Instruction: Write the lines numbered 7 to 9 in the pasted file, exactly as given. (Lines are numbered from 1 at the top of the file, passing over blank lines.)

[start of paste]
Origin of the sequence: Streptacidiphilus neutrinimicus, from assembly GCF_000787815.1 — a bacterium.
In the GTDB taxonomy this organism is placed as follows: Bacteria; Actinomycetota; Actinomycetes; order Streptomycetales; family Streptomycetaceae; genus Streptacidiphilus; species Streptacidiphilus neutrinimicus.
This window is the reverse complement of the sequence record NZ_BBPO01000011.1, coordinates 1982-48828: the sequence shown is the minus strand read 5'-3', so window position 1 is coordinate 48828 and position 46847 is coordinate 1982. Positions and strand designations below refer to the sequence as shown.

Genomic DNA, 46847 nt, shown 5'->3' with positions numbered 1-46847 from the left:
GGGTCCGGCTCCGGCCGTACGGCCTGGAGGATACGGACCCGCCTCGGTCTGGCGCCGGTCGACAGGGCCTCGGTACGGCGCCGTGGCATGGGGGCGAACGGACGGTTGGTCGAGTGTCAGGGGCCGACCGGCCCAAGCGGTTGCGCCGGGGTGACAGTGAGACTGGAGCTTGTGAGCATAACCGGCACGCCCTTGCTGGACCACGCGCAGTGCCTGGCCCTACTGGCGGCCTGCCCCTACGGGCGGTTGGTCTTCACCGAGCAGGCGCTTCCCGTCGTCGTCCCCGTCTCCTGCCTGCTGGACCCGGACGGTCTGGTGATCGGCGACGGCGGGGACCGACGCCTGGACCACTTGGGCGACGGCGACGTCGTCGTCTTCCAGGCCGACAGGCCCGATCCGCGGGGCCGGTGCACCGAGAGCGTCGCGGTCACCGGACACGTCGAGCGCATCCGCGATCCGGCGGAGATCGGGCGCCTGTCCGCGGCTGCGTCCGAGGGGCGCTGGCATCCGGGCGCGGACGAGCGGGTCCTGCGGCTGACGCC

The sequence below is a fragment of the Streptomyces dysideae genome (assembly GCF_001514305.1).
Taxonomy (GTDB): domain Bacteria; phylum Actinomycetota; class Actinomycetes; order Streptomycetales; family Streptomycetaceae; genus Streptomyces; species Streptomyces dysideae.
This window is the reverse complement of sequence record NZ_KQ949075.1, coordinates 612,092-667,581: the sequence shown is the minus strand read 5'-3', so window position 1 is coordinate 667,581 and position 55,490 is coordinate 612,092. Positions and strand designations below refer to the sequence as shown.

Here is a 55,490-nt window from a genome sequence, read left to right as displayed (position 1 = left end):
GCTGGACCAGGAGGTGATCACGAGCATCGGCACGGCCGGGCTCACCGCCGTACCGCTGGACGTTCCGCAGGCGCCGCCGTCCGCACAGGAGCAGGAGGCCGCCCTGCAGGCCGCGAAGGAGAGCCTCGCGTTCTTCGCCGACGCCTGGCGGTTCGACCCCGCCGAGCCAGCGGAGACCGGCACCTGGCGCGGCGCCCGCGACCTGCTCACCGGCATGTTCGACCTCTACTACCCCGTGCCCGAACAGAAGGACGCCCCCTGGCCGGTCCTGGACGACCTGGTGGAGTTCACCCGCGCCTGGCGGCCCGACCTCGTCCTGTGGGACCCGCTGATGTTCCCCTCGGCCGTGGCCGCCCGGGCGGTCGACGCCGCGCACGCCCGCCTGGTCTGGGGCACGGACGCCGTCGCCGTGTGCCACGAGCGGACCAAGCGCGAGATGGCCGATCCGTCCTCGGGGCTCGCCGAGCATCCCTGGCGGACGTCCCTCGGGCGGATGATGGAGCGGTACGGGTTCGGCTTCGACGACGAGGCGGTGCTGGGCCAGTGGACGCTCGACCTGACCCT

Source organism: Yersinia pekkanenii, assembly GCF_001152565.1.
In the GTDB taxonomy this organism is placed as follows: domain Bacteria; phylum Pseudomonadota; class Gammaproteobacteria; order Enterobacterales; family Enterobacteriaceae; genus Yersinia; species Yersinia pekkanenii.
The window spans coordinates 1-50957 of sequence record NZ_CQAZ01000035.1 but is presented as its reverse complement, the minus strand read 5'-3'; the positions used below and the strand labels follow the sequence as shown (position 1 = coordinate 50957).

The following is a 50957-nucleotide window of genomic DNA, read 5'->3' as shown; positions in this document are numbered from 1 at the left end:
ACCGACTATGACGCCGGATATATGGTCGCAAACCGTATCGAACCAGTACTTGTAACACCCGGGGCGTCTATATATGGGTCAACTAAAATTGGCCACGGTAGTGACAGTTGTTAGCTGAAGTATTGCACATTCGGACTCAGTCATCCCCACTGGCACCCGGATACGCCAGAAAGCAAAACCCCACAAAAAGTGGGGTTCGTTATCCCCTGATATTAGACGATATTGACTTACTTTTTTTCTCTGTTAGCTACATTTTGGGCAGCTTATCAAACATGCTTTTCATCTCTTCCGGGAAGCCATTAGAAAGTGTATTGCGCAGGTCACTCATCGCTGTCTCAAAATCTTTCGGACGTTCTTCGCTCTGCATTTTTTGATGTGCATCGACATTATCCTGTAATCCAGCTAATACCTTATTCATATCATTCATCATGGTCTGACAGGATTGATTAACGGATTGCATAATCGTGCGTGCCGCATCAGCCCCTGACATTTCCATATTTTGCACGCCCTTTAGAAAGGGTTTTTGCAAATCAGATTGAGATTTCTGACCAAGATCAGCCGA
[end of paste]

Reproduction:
Taxonomy (GTDB): domain Bacteria; phylum Actinomycetota; class Actinomycetes; order Streptomycetales; family Streptomycetaceae; genus Streptomyces; species Streptomyces dysideae.
This window is the reverse complement of sequence record NZ_KQ949075.1, coordinates 612,092-667,581: the sequence shown is the minus strand read 5'-3', so window position 1 is coordinate 667,581 and position 55,490 is coordinate 612,092. Positions and strand designations below refer to the sequence as shown.

Here is a 55,490-nt window from a genome sequence, read left to right as displayed (position 1 = left end):